Dose–response studies suggest approximately 20 g of high-quality protein is sufficient to maximize MPS at rest,63 following resistance,63,64 and after high-intensity aerobic exercise.65 Rate of MPS has been found to approximately triple 45–90 minutes after protein consumption at rest, and then return to baseline levels, even with continued availability of circulating essential amino acids (termed the “muscle full” effect).66 Since exercise-induced protein synthesis is elevated for 24–48 hours following resistance exercise67and 24–28 hours following high-intensity aerobic exercise,68 and feeding protein post exercise has an additive effect,58,64 then multiple feedings over the day post exercise might maximize muscle growth. In fact, feeding 20 g of whey protein every 3 hours was subsequently found to maximally stimulate muscle myofibrillar protein synthesis following resistance exercise.69,70
In resistance training, where post exercise intake of protein was balanced by protein intake later in the day, increased adaptation of muscle hypertrophy resulted in equivocal strength performance effects.71,72 Most studies have not found a subsequent bene t to aerobic performance with post exercise protein consumption.73,74 However, in two well controlled studies in which post exercise protein intake was balanced by protein intake later in the day, improvements were seen in cycling time to exhaustion75 and in cycling sprint performance.76
Athletes eat several times per day, with snacks contributing to energy requirements.79 Dietary intake differs across sports, with endurance athletes more likely to achieve energy and carbohydrate requirements compared to athletes in weight-conscious sports.79 A review found daily intakes of carbohydrate were 7.6 g/kg and 5.7 g/kg of BM for male and female endurance athletes, respectively.80 Ten elite Kenyan runners met macronutrient recommendations but not guide- lines for fluid intake.81 A review of fluid strategies showed a wide variability of intake across sports, with several factors influencing intake, many outside the athlete’s control.82
Nutrition information may be delivered to athletes by a range of people (dietitians, nutritionists, medical practitioners, sports scientists, coaches, trainers) and from a variety of sources (nutrition education programs, sporting magazines, the media and Internet).83 Of concern is the provision of nutrition advice from outside various professional’s scope of practice. For example, in Australia 88% of registered exercise professionals provided nutrition advice, despite many not having adequate nutrition training.84 A study of Canadian high-performance athletes from 34 sports found physicians ranked eighth and dietitians, 16th as choice of source of dietary supplement information.85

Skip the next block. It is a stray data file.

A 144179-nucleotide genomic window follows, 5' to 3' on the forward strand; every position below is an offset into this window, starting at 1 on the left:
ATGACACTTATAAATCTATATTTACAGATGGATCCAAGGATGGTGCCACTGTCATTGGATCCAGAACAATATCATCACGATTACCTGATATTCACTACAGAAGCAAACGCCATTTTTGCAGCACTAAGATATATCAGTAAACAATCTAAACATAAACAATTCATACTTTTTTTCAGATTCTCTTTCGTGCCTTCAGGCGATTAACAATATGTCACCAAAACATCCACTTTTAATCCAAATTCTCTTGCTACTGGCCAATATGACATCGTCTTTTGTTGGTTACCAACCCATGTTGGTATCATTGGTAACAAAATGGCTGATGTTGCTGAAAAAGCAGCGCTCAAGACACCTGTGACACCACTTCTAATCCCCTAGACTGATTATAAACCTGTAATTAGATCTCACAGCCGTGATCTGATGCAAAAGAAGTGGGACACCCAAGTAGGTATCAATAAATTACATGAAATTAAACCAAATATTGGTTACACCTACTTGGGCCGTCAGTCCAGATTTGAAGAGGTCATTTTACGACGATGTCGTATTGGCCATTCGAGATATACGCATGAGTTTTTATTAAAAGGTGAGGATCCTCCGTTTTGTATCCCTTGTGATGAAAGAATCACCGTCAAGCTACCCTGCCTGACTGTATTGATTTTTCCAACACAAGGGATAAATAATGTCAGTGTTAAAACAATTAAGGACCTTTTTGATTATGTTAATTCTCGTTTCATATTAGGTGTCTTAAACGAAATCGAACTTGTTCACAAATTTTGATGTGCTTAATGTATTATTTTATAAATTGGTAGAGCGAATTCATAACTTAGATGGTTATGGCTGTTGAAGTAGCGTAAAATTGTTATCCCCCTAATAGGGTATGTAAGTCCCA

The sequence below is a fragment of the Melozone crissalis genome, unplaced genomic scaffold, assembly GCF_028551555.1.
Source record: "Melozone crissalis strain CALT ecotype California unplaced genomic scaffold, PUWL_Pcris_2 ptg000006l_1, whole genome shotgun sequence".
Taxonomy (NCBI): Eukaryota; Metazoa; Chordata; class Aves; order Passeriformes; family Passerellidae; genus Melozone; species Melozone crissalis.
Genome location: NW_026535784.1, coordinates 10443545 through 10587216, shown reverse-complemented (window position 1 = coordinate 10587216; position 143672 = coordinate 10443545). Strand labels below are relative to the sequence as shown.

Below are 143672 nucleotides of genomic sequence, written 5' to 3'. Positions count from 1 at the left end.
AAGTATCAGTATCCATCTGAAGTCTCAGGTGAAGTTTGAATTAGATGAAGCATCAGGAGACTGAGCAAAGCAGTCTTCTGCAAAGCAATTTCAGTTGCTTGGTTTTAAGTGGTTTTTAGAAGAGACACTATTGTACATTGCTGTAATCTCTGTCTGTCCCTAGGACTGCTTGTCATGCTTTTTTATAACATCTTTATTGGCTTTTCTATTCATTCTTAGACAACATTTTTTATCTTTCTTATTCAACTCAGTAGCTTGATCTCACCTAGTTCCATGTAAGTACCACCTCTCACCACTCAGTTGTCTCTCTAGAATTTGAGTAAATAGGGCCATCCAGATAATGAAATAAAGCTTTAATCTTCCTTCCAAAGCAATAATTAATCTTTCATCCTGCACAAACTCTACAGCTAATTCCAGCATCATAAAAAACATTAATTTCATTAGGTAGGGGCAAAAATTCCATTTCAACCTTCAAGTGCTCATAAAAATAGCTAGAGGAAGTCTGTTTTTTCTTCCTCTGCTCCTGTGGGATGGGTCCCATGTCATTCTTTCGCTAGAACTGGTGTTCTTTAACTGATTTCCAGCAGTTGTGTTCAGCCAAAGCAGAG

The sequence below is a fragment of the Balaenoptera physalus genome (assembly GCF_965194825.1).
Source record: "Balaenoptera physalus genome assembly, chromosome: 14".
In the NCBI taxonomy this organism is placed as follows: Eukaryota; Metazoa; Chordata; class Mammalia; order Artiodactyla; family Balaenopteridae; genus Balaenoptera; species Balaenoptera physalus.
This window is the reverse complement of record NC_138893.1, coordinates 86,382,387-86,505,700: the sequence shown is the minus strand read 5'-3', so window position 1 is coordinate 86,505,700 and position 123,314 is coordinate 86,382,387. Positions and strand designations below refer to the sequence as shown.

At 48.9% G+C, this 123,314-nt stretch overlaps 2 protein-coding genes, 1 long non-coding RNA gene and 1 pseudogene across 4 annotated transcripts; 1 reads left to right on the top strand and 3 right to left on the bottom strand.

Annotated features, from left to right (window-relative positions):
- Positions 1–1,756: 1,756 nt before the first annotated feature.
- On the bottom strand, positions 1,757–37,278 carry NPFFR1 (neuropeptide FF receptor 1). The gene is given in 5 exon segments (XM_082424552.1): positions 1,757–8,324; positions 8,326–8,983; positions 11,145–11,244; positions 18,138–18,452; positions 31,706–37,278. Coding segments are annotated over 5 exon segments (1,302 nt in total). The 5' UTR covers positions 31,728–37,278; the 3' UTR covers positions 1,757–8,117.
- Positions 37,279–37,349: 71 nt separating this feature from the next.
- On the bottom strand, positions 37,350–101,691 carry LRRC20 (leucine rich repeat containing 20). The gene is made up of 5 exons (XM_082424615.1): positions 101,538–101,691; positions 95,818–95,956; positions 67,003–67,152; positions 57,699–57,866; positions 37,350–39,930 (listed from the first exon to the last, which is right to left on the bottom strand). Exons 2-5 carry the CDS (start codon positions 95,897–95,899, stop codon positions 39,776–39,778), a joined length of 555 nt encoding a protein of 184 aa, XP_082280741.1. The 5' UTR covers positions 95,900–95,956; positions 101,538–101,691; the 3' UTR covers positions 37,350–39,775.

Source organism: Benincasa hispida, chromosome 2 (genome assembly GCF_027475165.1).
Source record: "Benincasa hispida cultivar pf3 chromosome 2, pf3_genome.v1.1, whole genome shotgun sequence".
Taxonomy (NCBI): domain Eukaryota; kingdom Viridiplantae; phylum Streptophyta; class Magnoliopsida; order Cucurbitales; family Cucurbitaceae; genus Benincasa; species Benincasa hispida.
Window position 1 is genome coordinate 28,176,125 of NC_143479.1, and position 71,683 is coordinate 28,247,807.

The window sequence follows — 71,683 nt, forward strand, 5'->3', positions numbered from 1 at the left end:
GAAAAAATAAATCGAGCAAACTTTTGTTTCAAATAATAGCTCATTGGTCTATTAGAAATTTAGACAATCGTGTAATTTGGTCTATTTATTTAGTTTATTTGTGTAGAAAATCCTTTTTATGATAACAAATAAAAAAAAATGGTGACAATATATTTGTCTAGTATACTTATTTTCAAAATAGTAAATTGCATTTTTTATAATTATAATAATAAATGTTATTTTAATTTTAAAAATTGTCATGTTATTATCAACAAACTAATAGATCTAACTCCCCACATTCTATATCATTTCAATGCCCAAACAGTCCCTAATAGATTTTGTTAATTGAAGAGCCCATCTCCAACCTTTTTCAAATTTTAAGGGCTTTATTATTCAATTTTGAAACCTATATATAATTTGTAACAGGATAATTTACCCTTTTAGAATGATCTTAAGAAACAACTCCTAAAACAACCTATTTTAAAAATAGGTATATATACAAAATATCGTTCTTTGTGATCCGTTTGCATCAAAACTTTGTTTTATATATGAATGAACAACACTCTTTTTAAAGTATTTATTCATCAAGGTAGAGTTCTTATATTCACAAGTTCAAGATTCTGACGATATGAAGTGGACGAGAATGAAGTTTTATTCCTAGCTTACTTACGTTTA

Athletes take supplements for many reasons, including for proposed performance benefits, for prevention or treatment of a nutrient deficiency, for convenience, or due to fear of “missing out” by not taking a particular supplement.41
The potential benefits (eg, improved performance) of taking a dietary supplement must outweigh the risks.86,87 There are few permitted dietary supplements available that have an ergogenic effect.87,89 Dietary supplementation cannot compensate for poor food choices.87 Other concerns include lack of efficacy, safety issues (toxicity, medical concerns), negative nutrient interactions, unpleasant side effects, ethical issues, financial expense, and lack of quality control.41,86,87 Of major concern, is the consumption of prohibited substances by the World Anti-Doping Agency (WADA).
Inadequate regulation in the supplement industry (com- pounded by widespread Internet sales) makes it difficult for athletes to choose supplements wisely.41,86,87 In 2000–2001, a study of 634 different supplements from 13 countries found that 94 (14.8%) contained undeclared steroids, banned by WADA.90 Many contaminated supplements were routinely used by athletes (eg, vitamin and mineral supplements).86 Several studies have confirmed these findings. 41,86,89